WASHINGTON — The Obama administration often contends that al-Qaeda is “on the run,” basing this assertion on the “decimation” of its core.

“Today, the core of al-Qaeda in Afghanistan and Pakistan is on a path to defeat. Their remaining operatives spend more time thinking about their own safety than plotting against us. They did not direct the attacks in Benghazi or Boston. They have not carried out a successful attack on our homeland since 9/11,” President Obama declared last May at the National Defense University.

On Aug. 7, Obama told Marines at Camp Pendleton that “al-Qaeda’s top ranks have been hammered.”

“The core of al-Qaeda, in Afghanistan and Pakistan, is on the way to defeat,” he added.

Two days later, when questioned about this in a press conference at the White House, the president reiterated that “core al-Qaeda is on its heels, has been decimated.”

“So it’s entirely consistent to say that this tightly organized and relatively centralized al-Qaeda that attacked us on 9/11 has been broken apart and is very weak and does not have a lot of operational capacity, and to say we still have these regional organizations like AQAP that can pose a threat, that can drive potentially a truck bomb into an embassy wall and can kill some people,” he maintained.

And while Obama admitted in his State of the Union address that the “threat has evolved” with the growth of affiliates, he maintained “we have put al-Qaeda’s core leadership on a path to defeat.”

But a recent promotion in the terrorist organization proves that the offshoots dismissed as “affiliates” are critical to al-Qaeda’s grand scheme for sustained growth.

Al-Qaeda chief Ayman al-Zawahiri had to fill his old position as No. 2 in the organization after Abu Yahya Al Libi was killed in a 2012 drone strike.

His choice? The leader of al-Qaeda in the Arabian Peninsula.

CIA Director John Brennan confirmed the hire when answering a question earlier this month at the Council on Foreign Relations.

“You know, there’s al-Qaeda core, you know, bin Laden and Zawahiri and those that are around, you know, the core of al-Qaeda in South Asia. There are those groups, like al-Qaeda in the Arabian Peninsula, that are clearly affiliated. The head of al-Qaeda in the Arabian Peninsula, Wuhayshi, is the number two in al-Qaida core in al-Qaeda central,” Brennan said.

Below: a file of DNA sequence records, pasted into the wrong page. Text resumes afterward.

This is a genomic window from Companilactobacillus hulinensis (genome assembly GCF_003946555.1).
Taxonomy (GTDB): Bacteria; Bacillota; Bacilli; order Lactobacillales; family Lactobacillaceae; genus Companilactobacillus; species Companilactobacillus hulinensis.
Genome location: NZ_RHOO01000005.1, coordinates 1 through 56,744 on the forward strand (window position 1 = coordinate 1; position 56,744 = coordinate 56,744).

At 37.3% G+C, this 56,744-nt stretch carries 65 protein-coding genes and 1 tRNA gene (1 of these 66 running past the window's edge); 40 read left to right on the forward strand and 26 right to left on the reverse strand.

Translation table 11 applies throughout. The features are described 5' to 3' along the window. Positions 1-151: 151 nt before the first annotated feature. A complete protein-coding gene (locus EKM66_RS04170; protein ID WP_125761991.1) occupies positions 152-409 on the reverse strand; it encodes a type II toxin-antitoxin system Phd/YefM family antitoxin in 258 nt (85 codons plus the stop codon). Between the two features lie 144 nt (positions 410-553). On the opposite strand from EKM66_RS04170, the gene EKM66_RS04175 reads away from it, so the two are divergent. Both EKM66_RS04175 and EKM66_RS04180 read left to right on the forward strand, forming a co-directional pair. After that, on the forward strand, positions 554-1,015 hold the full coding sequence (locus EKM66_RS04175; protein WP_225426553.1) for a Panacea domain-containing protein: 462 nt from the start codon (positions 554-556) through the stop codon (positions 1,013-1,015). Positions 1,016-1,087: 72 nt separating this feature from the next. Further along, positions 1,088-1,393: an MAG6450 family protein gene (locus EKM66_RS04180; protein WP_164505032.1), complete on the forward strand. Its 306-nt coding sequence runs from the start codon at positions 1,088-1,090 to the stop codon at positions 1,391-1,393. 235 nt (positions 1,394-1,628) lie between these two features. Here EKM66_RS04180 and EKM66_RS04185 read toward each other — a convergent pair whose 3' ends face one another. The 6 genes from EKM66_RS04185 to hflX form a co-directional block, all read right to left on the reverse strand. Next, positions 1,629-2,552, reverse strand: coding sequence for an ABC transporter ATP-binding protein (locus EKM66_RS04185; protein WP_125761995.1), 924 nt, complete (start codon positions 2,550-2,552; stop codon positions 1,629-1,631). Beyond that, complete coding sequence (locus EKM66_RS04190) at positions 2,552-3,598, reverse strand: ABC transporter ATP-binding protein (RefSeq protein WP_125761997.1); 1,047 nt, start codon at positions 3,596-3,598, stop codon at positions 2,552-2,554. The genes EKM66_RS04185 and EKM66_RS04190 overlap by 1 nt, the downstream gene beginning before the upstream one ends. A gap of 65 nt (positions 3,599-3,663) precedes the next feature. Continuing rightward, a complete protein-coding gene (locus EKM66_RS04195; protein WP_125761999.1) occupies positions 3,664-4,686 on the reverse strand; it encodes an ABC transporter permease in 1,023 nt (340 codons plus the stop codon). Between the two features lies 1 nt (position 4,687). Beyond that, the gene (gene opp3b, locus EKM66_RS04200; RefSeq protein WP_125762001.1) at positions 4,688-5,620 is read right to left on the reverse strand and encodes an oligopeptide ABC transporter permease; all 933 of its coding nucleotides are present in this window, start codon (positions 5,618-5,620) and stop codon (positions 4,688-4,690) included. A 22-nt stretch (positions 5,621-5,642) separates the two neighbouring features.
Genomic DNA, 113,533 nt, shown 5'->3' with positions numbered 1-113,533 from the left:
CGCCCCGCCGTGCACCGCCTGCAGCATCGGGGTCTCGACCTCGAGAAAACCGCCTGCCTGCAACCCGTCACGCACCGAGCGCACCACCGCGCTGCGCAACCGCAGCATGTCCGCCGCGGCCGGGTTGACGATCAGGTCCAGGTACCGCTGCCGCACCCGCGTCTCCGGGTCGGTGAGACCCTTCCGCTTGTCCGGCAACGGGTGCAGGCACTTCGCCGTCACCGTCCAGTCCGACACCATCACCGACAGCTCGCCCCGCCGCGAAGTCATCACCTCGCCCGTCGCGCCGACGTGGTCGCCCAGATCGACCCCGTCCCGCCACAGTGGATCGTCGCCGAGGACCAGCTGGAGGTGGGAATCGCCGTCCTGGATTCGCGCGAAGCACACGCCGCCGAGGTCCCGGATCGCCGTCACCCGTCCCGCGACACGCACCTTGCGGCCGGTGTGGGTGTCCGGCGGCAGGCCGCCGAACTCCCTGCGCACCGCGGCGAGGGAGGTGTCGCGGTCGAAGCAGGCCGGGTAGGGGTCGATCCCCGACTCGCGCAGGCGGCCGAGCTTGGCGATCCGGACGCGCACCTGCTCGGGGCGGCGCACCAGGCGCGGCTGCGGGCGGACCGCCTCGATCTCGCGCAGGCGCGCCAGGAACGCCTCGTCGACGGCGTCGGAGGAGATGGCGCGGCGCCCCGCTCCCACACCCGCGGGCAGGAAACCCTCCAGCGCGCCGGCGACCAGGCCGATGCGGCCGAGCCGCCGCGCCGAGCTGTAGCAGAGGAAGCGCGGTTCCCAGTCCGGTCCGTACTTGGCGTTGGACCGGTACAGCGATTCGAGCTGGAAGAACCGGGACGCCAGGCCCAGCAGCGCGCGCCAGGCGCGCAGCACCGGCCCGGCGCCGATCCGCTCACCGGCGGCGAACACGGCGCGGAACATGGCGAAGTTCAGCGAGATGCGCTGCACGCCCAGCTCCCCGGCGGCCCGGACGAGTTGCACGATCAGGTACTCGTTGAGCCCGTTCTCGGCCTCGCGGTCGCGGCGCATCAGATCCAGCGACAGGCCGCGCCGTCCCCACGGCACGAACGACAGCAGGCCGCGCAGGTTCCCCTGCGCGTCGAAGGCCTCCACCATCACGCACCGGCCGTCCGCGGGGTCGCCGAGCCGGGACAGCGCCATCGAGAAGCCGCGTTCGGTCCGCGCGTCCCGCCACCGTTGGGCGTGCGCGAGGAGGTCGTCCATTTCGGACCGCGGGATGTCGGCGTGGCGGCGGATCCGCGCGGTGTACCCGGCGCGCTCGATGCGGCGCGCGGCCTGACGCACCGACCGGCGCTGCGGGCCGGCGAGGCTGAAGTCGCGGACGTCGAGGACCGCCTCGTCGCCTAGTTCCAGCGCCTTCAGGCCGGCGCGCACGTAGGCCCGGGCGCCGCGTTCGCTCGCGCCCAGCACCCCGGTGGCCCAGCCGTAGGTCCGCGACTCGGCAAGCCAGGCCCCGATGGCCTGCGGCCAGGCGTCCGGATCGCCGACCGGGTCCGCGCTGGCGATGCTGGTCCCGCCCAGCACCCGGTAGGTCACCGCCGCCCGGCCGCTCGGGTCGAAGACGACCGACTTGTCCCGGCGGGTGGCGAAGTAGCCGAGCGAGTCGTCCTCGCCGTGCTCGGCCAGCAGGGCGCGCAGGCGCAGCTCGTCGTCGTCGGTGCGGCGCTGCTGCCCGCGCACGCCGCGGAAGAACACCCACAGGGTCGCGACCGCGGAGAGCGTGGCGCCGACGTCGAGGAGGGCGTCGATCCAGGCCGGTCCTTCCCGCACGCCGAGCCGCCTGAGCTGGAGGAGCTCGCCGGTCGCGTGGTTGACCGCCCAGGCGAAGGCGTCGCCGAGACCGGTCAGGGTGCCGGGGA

“…Al-Qaeda has metastasized, and — which makes it all the more challenging, because a lot of these groups have local agendas, but also are being exploited by al-Qaeda core for more sort of violent global jihadist purposes.”

The hire reportedly took place last summer, around the time when Obama talked about a defeated core al-Qaeda in August.

Nasir al-Wuhayshi is, according to UAE newspaper The National, in his mid-30s and doesn’t clear 5 feet in height. But he’s got jihad in his blood: the Yemeni attended religious schools, went to Afghanistan, became bin Laden’s personal secretary, oversaw al-Qaeda training camps, and hid in the caves of Tora Bora with his boss. When bin Laden went into hiding in the Abbottabad compound, Wuhayshi was one of the few to know his whereabouts.

He was held by the Yemenis for a few years before a prison escape, started a Yemen chapter of al-Qaeda, then announced the launch of AQAP to merge with Saudi extremist groups in a 2009 press conference.

Despite Obama’s drone strikes on Yemeni targets, AQAP has flourished under Wuhayshi’s leadership and looked for new ways to attack, including the underwear bomb aboard a 2009 Detroit-bound flight that made it past security. AQAP is also behind the slick English-language magazine Inspire, which encourages “open-source jihad” by lone wolves following the tutelage of al-Qaeda’s long-distance teachings. It was from this magazine that the Boston Marathon bombers found their deadly explosives recipes. Wuhayshi has deemed Western jihadists to be even more valuable than Middle Eastern ones because of their proximity to the “enemy.”